Noninvasive Hemodynamics

Applying early monitoring

Advantages of Noninvasive Monitoring

Hemodynamics in general describes the blood flow in the blood vessels as a function of the influencing forces. The forces involved in hemodynamics work in concert and are also controlled by autoregulatory means. The body is striving to keep the hemodynamics in an optimal state, whether at rest, exercise or illness.

Hemodynamic monitoring is used to diagnose unstable or suboptimal conditions and associated risks. Monitoring quantifies the impact of subsequent interventions, helping the physician to precisely apply the right medication in the correct amount and/or fluid.

Hemodynamic monitoring is performed invasively as well as non-invasively. Traditional invasive methods incorporate thermodilution which requires that a transvenous catheter pushed forward to the pulmonary artery (PAC; Swan Ganz catheter). Other invasive methods require an arterial line to measure the blood pressure signal waveform.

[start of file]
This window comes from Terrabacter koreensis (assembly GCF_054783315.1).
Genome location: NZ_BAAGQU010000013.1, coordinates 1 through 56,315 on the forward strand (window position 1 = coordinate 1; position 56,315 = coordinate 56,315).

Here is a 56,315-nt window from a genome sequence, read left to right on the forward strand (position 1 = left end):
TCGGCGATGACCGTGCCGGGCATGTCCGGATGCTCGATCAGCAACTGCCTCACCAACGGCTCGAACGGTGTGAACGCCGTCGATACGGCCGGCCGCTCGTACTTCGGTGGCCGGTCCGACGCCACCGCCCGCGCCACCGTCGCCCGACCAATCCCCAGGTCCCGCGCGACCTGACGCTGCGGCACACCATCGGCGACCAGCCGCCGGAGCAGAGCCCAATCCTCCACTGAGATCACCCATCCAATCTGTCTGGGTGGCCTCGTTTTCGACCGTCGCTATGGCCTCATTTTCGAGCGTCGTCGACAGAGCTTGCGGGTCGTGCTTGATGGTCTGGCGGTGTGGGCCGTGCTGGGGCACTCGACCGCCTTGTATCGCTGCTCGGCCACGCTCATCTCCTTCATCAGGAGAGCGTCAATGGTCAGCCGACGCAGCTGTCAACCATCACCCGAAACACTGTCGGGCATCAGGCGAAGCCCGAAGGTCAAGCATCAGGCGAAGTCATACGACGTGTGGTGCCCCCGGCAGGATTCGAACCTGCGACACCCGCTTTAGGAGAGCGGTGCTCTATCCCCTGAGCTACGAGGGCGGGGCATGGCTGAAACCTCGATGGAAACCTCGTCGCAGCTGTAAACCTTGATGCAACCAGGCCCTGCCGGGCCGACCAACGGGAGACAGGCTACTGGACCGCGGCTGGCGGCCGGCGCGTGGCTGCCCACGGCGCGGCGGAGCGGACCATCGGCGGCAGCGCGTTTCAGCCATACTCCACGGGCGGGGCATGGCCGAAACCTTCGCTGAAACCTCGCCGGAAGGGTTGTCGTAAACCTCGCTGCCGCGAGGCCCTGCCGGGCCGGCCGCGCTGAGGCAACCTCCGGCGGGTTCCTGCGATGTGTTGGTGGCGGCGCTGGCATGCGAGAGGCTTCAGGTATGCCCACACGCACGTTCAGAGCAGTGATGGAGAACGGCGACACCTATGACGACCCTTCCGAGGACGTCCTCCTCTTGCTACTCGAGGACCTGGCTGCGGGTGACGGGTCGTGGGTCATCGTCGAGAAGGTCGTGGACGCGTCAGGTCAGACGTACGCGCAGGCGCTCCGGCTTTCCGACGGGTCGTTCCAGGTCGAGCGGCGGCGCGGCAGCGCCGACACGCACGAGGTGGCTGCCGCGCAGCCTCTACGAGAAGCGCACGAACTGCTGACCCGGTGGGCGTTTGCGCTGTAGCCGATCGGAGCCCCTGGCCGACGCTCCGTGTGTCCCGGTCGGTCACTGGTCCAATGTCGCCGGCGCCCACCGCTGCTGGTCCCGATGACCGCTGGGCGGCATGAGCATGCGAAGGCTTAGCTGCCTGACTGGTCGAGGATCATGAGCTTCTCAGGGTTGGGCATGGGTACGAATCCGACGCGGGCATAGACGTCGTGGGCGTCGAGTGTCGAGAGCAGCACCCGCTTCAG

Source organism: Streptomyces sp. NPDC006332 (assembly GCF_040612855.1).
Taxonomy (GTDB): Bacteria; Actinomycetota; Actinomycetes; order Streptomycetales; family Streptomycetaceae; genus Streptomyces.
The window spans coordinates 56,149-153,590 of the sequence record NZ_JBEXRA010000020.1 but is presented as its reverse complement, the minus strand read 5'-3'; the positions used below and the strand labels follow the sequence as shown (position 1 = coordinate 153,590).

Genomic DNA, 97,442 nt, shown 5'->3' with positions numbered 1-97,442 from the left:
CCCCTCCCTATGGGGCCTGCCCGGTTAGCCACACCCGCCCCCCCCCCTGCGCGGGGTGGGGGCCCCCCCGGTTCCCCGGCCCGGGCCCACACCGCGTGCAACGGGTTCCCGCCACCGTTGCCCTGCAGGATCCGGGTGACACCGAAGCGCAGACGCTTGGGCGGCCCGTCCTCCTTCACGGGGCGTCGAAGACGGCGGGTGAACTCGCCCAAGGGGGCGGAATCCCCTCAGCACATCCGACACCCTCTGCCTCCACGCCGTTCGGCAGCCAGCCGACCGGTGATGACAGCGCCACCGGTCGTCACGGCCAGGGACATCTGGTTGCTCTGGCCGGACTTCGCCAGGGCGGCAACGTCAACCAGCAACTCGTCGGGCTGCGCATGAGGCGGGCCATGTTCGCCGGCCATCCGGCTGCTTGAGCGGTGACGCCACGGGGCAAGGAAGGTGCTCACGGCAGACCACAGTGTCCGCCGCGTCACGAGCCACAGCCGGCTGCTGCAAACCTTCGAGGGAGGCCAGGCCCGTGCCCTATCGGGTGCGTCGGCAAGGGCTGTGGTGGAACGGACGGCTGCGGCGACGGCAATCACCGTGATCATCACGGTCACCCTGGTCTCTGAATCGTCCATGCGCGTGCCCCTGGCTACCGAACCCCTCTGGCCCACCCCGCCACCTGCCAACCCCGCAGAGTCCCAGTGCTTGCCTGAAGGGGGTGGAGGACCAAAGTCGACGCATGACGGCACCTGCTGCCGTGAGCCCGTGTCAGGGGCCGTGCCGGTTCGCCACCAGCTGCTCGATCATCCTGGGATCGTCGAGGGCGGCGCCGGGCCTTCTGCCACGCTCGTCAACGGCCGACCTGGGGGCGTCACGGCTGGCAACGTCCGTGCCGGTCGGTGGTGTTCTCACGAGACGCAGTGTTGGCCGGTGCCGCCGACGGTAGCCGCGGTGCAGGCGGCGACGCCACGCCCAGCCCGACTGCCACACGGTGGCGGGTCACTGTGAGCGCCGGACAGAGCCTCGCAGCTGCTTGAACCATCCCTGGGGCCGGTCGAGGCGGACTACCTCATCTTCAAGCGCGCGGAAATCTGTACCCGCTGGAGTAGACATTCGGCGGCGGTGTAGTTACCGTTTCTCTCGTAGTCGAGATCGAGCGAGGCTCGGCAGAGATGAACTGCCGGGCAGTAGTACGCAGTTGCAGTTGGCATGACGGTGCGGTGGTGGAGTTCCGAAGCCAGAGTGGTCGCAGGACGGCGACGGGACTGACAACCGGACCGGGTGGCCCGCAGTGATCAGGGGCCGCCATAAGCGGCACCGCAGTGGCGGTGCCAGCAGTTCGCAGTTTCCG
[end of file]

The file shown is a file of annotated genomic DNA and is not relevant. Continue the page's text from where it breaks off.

Due to the invasiveness, the associated risk and last but not least the monetary costs, invasive methods are usually employed at an advanced stage of illness. Non-invasive methods which apply adhesive surface sensors pose no additional risk to the patient and allow much earlier application and diagnosis.

Another advantage of non-invasive hemodynamic monitoring is its applicability in patient groups for whom an invasive method is inadvisable or inapplicable for various reasons (e.g., children, neonates or geriatric patients).

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